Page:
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This question is getting upvotes:

Sustain pedal works

And this one has three VTCs at this time (full disclosure, one vote is mine, then I thought better of it and came here):

Are there any good exercises for piano polyrhythm playing beyond Brahms exercises and Chopin?

They are both music search questions, IMHO, but they are also both "good" music search questions, IMHO. I never thought to look for etudes on damper pedal technique, but now that I've seen the question, I realize I could really use such etudes! So to, me, that's a great, on-topic question.

Likewise, exercises in polyrhythms seem like good things to know about.

Should these be considered on-topic because they are not searching for a particular song someone heard one time?

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    they seem to be both asking for SE to be a search engine. "Point me at a lesson on X" so to me they feel off topic. I haven't commented or voted on either yet, though, as I saw this post first :-) – Doktor Mayhem Feb 28 '17 at 18:20
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    In terms of "classical" piano technique, just about every score published after about 1820 is an etude in damper pedal technique. But presumable what the OP wanted was some material that teaches the technique(s) - you can't practice a technique until you know what it is! Conventional piano pedal markings are not an precise description of what you actually do with your right foot while playing, nor were they ever intended to be that. And most composers who were also pianists knew better than to attempt an exact notation in any case. – user19146 Mar 1 '17 at 15:02
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To me, it depends on whether there actually exists only a small number of standard, widely known and used resources of the type that the questioner is asking about. This is part of why some of the piano questions seem OK despite being contrary to a literal reading of the on-topic guidelines. (The other part of the good ones is that they are very focused on a relatively focused aspect of technique).

The main problems that are brought up against resource requests are:

  1. The utility/importance/desirability of the resources are going to change. This is especially true for the more technology oriented Stack Exchanges, where today's standard reference becomes obsolete in a year or two.

  2. The nature of the question promotes the construction of a list of answers, none of which is a the clear (objective) winner -- alternately you could phrase it as any of a large number of possible answers would be equally applicable.

  3. If a question manages to spell out all of the soft/subjective features of the OP's actual problem, you won't get a question that anybody else would find useful.

I believe that for some aspects of music pedagogy/practice there might be a relatively small number of standard etudes or other resources that these kinds of questions could work. This would mean that some resource requests would be acceptable on a case by case basis. If we went this route it might be desireable to add a meta discussion along the lines of this Physics SE one.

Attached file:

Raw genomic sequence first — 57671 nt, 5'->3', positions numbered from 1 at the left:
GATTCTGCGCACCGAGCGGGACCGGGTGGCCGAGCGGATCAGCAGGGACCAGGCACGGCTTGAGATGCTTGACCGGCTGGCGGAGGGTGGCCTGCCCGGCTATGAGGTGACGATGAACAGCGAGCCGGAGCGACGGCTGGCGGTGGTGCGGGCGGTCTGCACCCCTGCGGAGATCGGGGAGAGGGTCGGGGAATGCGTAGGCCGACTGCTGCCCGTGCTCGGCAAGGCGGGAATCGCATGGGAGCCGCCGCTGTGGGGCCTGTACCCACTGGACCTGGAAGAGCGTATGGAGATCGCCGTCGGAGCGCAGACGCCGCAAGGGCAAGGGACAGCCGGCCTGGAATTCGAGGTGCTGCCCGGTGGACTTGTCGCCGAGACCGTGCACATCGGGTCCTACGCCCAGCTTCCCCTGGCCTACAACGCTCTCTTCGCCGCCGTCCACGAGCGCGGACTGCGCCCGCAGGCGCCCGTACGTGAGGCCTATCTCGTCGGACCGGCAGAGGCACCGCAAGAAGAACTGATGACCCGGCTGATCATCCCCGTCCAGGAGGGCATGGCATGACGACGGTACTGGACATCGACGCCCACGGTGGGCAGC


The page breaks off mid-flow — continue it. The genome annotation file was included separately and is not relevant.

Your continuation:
One side effect of this might be the appearance of a bias towards classical music: it is my impression that in that field there is a more stable set of materials that are commonly used. So when a guitarist comes here, and his/her resource request question gets shot down, they'll be able to point to all the apparently similar questions that were OK by this criterion. But, if my premises are correct, this is a function of the fact that there are not a limited set of standard, canonical, resources for guitar technique (yet).

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    One difficulty here might be that a questioner (and other site users) might not know whether their question has a canonical answer or not. How might we deal with that? By using 'too broad' when there are too many answers, perhaps? – topo Reinstate Monica Mar 2 '17 at 8:41
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    @topomorto getting the answer closed (a too broad or subjective) is an indication to the asker that there is, in the judgment of enough people here, not a good answer. Getting your question closed does sting and they're not getting any upfront help to avoid that, but to some extent that is the risk you take. I know I've had what I thought were good questions closed on SE sites. – Dave Mar 13 '17 at 13:37
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I'm definitely a newbie here and probably not entitled to have an opinion yet! But I'll chime in anyway. I seems to me that the rules in general about whether a question is on-topic or not are being applied with too much rigor. My own feeling is that the rules in that regard ought to be applied leniently, whether about 'search' or anything else. Clearly, some questions do violate the intent of the forum and have to be dealt with, but I often find myself getting interested in a topic that a question introduces, and start thinking about possible answers, only to have the question put on hold or even closed for no apparent-to-me good reason. I find this frustrating.

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    You're totally entitled to voice your opinion here (in my opinion, at least). It does normally take five votes to put a question on hold, so at least five people with the rep to vote to close are agreeing that a question should be closed, most of the time. One main concern about off-topic but interesting questions is whether letting them stand will encourage more of the kinds of questions we don't want and therefore make it harder to find and answers the questions we prefer to have. – Todd Wilcox Mar 1 '17 at 22:05